To remind the customers of the brand’s tradition, luxurious and intrinsic value of their products, LV needs to recreate the whole experience of shopping at their store and owning a LV product. This will require a 360 degree marketing and advertising campaign with the use of all forms of media which will enable the brand to reach out to the market with hopes to rekindle the experience of LV which can only be experienced in its true form by purchasing genuine products and remind the consumers about the quality, value and promise of the fashion house. Since Louis Vuitton has the absolute advantage of higher budgets for marketing& advertising amongst its rivals; it can go all out without taking a hit on their profit margins. A campaign using their previously used tagline “where will life take you” can be weaved around the whole shopping experience of genuine products. They can also look at country specific ads where they incorporate the culture of the country and use some local celebrities. Again, the positioning and targeting of these advertisements needs to kept under strict control.
In terms of product lines, the brand should continue with its image of having consistent global collections, they can look into creating specific product ranges exclusively for a market- this will show that the brand respects and values the market and has a true understanding of the market (eg. Hermes launched a range of sarees exclusively for the Indian women and targeted the high net worth families since the product price started at $8000. The product is a hot seller in the local market.) This can counter the marketing gimmick of frequent limited editions. However, to boost sales and increase profit margins, limited editions are necessary from time to time as they help increase the exclusivity and brand value of a product. They definitely need to look into expansion into kids clothing and accessories and also further expand their smaller and more affordable product, and also their jewelry line where they can command high prices and earn higher margins based on their pre established image of high quality and craftsmanship.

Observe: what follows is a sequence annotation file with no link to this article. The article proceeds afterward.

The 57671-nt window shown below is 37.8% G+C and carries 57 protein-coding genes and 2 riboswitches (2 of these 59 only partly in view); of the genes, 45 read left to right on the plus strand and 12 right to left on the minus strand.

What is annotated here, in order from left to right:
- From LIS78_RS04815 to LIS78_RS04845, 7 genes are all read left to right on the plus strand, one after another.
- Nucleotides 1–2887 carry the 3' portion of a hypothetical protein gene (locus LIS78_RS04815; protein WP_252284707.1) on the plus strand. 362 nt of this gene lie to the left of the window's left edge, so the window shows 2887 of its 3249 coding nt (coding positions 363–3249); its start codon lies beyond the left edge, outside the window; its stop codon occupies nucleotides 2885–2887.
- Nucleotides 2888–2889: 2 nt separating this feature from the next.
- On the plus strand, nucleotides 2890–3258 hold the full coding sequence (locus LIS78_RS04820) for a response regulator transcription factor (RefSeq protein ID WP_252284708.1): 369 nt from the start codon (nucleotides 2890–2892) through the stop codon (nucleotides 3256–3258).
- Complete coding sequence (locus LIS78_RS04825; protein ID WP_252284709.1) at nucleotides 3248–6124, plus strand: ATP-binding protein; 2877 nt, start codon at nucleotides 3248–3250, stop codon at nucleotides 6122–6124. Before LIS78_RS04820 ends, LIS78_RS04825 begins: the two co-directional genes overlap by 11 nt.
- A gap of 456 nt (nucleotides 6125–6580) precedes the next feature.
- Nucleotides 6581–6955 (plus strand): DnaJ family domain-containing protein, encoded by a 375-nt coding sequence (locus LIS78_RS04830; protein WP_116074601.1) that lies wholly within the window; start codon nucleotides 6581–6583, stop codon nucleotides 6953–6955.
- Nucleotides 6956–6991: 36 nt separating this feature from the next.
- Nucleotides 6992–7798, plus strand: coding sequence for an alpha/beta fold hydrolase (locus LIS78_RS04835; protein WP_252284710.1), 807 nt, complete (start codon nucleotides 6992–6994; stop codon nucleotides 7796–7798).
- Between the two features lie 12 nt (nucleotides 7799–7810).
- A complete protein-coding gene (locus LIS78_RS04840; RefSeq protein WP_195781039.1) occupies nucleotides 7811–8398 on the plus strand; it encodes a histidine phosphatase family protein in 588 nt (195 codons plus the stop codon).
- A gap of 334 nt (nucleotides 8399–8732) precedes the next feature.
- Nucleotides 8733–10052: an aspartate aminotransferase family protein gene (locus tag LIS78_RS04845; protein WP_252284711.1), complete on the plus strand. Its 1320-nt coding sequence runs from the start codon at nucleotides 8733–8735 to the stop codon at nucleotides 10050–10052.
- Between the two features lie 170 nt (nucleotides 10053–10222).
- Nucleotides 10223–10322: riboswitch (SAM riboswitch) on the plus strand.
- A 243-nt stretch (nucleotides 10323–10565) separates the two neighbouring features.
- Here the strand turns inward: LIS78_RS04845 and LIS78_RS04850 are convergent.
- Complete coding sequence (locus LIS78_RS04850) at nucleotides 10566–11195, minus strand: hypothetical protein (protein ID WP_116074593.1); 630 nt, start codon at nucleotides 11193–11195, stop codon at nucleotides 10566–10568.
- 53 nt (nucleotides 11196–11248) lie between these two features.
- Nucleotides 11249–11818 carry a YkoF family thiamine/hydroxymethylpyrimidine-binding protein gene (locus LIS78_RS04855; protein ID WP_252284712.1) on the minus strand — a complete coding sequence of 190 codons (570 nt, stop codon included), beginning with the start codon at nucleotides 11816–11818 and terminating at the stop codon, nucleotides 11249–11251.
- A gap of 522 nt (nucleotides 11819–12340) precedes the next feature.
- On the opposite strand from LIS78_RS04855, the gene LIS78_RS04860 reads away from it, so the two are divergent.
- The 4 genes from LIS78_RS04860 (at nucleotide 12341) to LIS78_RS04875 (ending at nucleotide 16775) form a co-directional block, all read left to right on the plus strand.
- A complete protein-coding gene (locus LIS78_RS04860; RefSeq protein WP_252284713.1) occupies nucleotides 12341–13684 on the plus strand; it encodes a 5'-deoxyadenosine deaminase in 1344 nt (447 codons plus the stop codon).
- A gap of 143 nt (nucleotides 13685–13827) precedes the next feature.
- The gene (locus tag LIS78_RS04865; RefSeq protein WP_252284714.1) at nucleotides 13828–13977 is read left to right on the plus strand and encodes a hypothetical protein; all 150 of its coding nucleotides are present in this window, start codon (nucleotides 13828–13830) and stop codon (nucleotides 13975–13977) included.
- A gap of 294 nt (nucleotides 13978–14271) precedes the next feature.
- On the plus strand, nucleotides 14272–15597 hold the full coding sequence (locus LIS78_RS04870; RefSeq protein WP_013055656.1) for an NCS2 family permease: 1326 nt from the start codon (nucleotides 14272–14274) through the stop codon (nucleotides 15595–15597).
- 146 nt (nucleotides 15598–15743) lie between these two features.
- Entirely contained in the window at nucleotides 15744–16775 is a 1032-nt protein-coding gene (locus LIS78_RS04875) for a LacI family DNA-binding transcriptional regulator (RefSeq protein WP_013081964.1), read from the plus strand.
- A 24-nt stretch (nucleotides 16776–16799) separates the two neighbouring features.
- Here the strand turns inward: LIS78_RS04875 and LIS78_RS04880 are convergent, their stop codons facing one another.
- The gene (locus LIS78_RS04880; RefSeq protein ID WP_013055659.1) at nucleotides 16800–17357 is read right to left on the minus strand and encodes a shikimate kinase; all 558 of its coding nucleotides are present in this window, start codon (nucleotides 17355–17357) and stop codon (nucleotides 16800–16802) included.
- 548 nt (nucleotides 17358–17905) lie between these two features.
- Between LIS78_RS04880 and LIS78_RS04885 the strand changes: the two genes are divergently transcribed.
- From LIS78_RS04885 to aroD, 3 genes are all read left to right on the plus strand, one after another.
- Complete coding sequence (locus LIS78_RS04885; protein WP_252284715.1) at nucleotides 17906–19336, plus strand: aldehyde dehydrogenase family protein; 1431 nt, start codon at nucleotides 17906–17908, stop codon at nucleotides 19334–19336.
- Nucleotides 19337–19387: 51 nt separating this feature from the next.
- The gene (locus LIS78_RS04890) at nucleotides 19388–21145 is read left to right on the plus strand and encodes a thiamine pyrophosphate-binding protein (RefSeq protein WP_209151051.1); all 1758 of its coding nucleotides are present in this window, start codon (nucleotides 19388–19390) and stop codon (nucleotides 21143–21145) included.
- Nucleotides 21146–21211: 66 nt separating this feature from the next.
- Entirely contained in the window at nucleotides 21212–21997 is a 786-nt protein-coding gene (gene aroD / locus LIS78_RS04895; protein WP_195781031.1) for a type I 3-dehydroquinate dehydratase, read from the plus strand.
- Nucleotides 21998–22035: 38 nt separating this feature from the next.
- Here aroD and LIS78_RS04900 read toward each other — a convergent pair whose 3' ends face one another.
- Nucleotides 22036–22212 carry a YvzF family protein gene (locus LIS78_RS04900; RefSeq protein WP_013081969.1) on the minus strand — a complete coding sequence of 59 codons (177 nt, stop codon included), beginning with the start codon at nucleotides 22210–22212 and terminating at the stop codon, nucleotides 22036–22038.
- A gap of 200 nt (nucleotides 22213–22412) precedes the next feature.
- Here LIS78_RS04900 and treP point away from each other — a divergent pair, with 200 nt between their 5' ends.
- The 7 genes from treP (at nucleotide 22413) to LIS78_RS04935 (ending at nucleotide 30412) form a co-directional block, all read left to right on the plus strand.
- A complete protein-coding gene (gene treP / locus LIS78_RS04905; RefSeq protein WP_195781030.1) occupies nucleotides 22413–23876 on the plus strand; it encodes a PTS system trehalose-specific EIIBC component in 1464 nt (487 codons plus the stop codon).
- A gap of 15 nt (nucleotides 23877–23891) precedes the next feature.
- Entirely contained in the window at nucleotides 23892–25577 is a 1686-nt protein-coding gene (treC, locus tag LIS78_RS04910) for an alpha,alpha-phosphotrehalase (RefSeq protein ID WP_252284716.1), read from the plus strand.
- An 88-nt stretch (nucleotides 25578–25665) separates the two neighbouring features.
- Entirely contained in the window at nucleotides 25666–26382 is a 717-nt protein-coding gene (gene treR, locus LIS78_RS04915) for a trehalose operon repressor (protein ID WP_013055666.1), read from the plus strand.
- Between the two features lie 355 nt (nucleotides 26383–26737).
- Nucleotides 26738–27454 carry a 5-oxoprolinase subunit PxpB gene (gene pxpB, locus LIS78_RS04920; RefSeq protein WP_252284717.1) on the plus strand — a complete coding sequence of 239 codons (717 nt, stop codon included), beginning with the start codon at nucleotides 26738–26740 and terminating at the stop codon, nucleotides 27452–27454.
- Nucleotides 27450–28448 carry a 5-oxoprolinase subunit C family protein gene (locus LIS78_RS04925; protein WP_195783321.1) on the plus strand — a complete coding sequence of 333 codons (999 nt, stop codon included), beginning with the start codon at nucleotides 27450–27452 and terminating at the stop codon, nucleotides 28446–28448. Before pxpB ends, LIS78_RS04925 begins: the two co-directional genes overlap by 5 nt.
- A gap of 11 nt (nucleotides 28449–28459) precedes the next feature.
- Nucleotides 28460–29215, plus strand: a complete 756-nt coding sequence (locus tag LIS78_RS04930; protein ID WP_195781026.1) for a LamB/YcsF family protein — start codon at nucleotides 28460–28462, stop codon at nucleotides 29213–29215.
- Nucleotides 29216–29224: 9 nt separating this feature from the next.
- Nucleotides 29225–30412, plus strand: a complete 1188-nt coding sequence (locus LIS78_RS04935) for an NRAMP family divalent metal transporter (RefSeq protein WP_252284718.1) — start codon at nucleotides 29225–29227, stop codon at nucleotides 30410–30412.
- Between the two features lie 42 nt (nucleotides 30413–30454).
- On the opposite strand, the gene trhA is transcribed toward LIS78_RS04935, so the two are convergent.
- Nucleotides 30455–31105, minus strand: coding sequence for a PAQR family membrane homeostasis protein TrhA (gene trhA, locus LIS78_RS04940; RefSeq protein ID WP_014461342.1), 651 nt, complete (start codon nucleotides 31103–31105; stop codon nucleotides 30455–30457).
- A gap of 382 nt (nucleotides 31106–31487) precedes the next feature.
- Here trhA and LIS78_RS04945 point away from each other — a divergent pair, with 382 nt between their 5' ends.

The sales of these divisions and other products like eyewear were much higher than initial sales forecasts; this clearly stated that the demand of the brand’s products was still hot! I do not think that the brand should get too much into e-commerce considering how much the Japanese love being outdoors and go shopping. While the brand can start to leverage itself and the products using the web and e-commerce space, it should not really engage in direct online selling since I feel the whole shopping experience of buying a Louis Vuitton product will be lost; which is essentially what LV is trying to rekindle. One will not be able to experience the glam of an LV showroom, the display, touch and feel of the product. While Japan still continues to represent 20% of the groups revenue, through exhibit 3 & 4 we can see that the share percentage has been declining over the period of 3 years while it has been increasing in other areas as Europe (excluding France) and Asia (excluding Japan); LV needs to also put focus on emerging economies like India, China, East Europe Russia etc to reduce its dependence on the Japanese market.
It has also been getting increased revenue percentages from wholesale format, thus reducing its investments in 2008 and earning more revenues. They have also begun to tap the secondary cities of Japan which I feel offer a huge potential. To take full advantage of this market expansion, I think the brand can follow similar steps to those of Giorgio Armani and create sub brands while maintaining the overall aesthetics. A ultra high range showroom- flagship stores at the most prime locations which offer the most expensive products targeted at the rich and aristocrat families; a mid brand which will have all the usual designs and global collections of all product ranges and a third sub brand which is more vibrant and quirky and can focus on the younger generation who are about to begin/ have just started their luxury shopping experience and get them to become loyal LV customers.
They need to continue and build alliances with people like Jan Aoki and Murakami to boost sales and also prepare themselves for a possible exit of Marc Jacobs by training more designers under him and could also look into hiring different designers who would be region specific. They however need to ensure that they do in way that the brand value does not get diluted to a mass market product. Ultimately they need to remind the public that brands like H&M and Zara don’t have the sophistication, class, value and experience which Louis Vuitton commands and how it feels a class apart to own a genuine LV product. Louis Vuitton is here to stay!
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Louis Vuitton in Japan Case Study. (2016, May 24). Retrieved from https://studymoose.com/louis-vuitton-in-japan-case-study-essay